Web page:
Enterprise Integration Management - A Paradigm Shift

Leesa Dinwiddie, Director-Enterprise Applications, American Psychological Association
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Leesa Dinwiddie, Director-Enterprise Applications, American Psychological Association

Over the past three decades, organizations have spent millions of hours and billions of dollars implementing a stable of Enterprise Applications that support their mission critical business functions. These enterprise applications are much more than a collection of independent applications; rather, they reflect many complex interdependencies at all levels of the technology stack. The evolution of the cloud, mobility, big data, and the Internet of Things has increased the complexity of those integration points. Now, more than ever, organizations require rapid, agile, and innovative solutions that can move through terabytes of data, span multiple platforms, and deliver real time information to the organization. The insatiable demands for information regarding customer engagement, the performance of the products or services, market forces and the operational efficiency of the organization are increasing exponentially as the world shifts to new, innovative ways of doing business. Although much is known about architecting, implementing, and maintaining the individual components of the application holdings, little is known about Enterprise Integration Management.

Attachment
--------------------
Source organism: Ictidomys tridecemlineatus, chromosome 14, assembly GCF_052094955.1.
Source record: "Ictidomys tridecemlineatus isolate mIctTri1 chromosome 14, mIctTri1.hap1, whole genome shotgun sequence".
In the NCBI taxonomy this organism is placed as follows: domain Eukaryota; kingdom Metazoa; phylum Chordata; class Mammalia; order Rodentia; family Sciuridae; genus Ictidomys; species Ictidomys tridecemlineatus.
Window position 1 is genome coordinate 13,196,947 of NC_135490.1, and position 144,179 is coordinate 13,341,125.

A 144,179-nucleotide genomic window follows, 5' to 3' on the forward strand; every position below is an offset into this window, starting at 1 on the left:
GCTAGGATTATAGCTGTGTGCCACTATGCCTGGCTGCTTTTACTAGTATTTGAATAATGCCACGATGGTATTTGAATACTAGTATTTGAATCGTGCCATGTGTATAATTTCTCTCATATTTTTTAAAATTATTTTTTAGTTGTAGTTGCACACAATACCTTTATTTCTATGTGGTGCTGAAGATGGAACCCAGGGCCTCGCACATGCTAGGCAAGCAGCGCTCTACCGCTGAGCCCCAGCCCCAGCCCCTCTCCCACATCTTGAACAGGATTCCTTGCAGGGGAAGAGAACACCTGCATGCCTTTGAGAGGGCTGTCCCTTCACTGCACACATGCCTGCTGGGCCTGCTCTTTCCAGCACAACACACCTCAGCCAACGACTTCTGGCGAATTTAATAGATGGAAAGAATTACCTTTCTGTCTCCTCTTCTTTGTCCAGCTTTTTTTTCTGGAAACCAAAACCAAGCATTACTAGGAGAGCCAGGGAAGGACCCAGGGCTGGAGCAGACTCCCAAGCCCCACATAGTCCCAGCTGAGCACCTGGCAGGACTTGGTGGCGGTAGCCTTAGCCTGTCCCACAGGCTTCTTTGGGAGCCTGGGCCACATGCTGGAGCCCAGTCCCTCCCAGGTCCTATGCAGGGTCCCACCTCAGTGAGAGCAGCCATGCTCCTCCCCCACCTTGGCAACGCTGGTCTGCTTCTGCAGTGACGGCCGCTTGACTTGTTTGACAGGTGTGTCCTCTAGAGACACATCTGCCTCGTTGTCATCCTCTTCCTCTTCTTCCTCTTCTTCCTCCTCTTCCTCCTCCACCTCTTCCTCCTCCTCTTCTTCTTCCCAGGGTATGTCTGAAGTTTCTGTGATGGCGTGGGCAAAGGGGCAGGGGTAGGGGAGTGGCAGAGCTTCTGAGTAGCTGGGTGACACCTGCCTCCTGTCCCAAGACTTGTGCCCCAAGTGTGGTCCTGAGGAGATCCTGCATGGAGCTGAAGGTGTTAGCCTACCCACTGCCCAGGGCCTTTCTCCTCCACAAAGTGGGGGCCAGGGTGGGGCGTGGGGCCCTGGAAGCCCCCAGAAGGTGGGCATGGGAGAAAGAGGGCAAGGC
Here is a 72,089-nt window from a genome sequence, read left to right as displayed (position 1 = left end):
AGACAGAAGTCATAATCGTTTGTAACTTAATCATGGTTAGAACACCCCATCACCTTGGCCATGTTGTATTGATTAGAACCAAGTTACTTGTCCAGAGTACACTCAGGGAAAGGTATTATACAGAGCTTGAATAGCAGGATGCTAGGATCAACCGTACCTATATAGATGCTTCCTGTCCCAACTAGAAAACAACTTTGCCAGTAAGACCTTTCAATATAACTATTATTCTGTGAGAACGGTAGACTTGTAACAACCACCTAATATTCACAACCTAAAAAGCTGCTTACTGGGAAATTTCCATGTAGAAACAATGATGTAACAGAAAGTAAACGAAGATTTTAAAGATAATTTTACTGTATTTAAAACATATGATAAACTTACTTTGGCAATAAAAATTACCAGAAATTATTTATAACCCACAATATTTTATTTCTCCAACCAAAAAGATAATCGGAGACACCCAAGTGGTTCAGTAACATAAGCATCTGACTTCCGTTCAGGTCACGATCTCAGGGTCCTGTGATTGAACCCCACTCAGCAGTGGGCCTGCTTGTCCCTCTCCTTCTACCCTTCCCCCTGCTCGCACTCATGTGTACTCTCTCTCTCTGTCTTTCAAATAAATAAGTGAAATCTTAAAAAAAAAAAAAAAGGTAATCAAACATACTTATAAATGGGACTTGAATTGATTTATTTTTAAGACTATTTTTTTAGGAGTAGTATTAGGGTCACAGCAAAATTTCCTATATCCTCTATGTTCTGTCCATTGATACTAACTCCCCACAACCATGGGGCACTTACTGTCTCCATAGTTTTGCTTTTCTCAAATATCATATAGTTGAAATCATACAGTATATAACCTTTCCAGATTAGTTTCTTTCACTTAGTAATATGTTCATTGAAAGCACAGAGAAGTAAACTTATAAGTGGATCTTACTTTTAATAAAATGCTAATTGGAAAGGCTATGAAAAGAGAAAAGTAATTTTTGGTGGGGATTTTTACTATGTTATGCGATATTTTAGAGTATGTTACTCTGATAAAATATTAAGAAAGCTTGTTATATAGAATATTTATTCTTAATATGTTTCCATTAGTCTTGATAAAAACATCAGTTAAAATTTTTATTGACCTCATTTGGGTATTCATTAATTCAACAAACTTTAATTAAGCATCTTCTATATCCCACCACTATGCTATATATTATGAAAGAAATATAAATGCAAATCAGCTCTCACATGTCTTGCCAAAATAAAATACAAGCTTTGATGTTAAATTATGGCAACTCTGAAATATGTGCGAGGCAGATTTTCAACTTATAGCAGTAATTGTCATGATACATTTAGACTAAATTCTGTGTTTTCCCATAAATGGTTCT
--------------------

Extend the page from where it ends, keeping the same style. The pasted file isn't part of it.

"Enterprise integration management requires a shift in focus from managing ‘IT components’ to managing innovative business solutions that integrate technologies, data and business processes"

Integration is the unrestricted sharing of data and business processes among any connected application, device, or data source. Enterprise integration management involves managing all of the integration solutions that bring together the variety of technology components and business processes across the organization. This process creates solutions that:

• Ensure that data are presented with the utmost security and are visible to only those who should view it.

• Provide a common, device-independent interface that is specific to the work and which, shields the user from having to learn multiple software packages.

• Contain the business rules that support the work and protect the user from application upgrades or the exchange of one application for another.

• Provide users with the means to visualize data in formats from dashboards to details with the ability to slice it and dice it at will.

Integration technologies for -- data integration, application integration, and process integration -- are available to build such solutions, although these technologies have not been embraced consistently across the industry. Point-to-point integration technologies are often introduced to create a single line of business solution. Some organizations introduce different integration components from multiple vendors, while others will not incorporate or standardize on a toolset, leaving it up to the developer to choose. Moving toward a platform that combines toolsets from all the components will give developers the environment they need to build the secure connections between data, cloud, and on-premises environments. The bottom line is that today’s organizations need an affordable, flexible platform of integration tools and technologies. They simply cannot afford to wait.